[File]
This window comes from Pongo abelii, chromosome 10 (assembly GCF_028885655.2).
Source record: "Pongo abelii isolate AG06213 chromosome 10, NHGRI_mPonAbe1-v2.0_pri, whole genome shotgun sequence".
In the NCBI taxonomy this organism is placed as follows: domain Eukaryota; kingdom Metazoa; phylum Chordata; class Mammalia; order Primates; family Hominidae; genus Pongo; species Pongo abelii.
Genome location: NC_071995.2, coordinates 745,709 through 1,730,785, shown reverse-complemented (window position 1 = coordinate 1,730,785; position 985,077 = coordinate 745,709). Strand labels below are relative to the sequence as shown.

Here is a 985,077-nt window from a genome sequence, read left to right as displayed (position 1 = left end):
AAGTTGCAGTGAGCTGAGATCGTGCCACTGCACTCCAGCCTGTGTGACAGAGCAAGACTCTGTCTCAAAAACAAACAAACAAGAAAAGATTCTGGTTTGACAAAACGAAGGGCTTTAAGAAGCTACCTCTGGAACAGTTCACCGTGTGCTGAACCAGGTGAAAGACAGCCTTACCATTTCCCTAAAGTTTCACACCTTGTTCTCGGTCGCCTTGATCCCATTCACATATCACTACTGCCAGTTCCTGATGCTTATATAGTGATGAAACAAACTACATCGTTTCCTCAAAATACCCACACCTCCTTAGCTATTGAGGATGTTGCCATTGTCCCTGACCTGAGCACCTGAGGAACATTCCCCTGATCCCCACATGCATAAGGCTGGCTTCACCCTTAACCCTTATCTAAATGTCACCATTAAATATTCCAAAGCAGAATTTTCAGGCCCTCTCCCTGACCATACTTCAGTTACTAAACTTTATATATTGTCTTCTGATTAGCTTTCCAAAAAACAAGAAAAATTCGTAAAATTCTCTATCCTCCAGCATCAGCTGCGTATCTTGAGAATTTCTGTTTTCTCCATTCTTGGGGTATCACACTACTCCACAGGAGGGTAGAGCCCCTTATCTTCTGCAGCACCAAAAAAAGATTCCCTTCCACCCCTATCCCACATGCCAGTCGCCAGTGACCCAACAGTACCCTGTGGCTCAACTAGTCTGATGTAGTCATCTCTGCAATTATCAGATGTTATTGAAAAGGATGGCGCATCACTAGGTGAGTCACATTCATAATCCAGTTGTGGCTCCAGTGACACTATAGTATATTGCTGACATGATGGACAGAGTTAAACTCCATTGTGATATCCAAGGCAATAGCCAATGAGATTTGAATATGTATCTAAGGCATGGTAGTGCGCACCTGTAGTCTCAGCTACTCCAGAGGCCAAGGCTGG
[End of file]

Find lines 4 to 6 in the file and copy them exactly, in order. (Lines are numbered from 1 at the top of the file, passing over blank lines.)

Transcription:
Genome location: NC_071995.2, coordinates 745,709 through 1,730,785, shown reverse-complemented (window position 1 = coordinate 1,730,785; position 985,077 = coordinate 745,709). Strand labels below are relative to the sequence as shown.

Here is a 985,077-nt window from a genome sequence, read left to right as displayed (position 1 = left end):
AAGTTGCAGTGAGCTGAGATCGTGCCACTGCACTCCAGCCTGTGTGACAGAGCAAGACTCTGTCTCAAAAACAAACAAACAAGAAAAGATTCTGGTTTGACAAAACGAAGGGCTTTAAGAAGCTACCTCTGGAACAGTTCACCGTGTGCTGAACCAGGTGAAAGACAGCCTTACCATTTCCCTAAAGTTTCACACCTTGTTCTCGGTCGCCTTGATCCCATTCACATATCACTACTGCCAGTTCCTGATGCTTATATAGTGATGAAACAAACTACATCGTTTCCTCAAAATACCCACACCTCCTTAGCTATTGAGGATGTTGCCATTGTCCCTGACCTGAGCACCTGAGGAACATTCCCCTGATCCCCACATGCATAAGGCTGGCTTCACCCTTAACCCTTATCTAAATGTCACCATTAAATATTCCAAAGCAGAATTTTCAGGCCCTCTCCCTGACCATACTTCAGTTACTAAACTTTATATATTGTCTTCTGATTAGCTTTCCAAAAAACAAGAAAAATTCGTAAAATTCTCTATCCTCCAGCATCAGCTGCGTATCTTGAGAATTTCTGTTTTCTCCATTCTTGGGGTATCACACTACTCCACAGGAGGGTAGAGCCCCTTATCTTCTGCAGCACCAAAAAAAGATTCCCTTCCACCCCTATCCCACATGCCAGTCGCCAGTGACCCAACAGTACCCTGTGGCTCAACTAGTCTGATGTAGTCATCTCTGCAATTATCAGATGTTATTGAAAAGGATGGCGCATCACTAGGTGAGTCACATTCATAATCCAGTTGTGGCTCCAGTGACACTATAGTATATTGCTGACATGATGGACAGAGTTAAACTCCATTGTGATATCCAAGGCAATAGCCAATGAGATTTGAATATGTATCTAAGGCATGGTAGTGCGCACCTGTAGTCTCAGCTACTCCAGAGGCCAAGGCTGG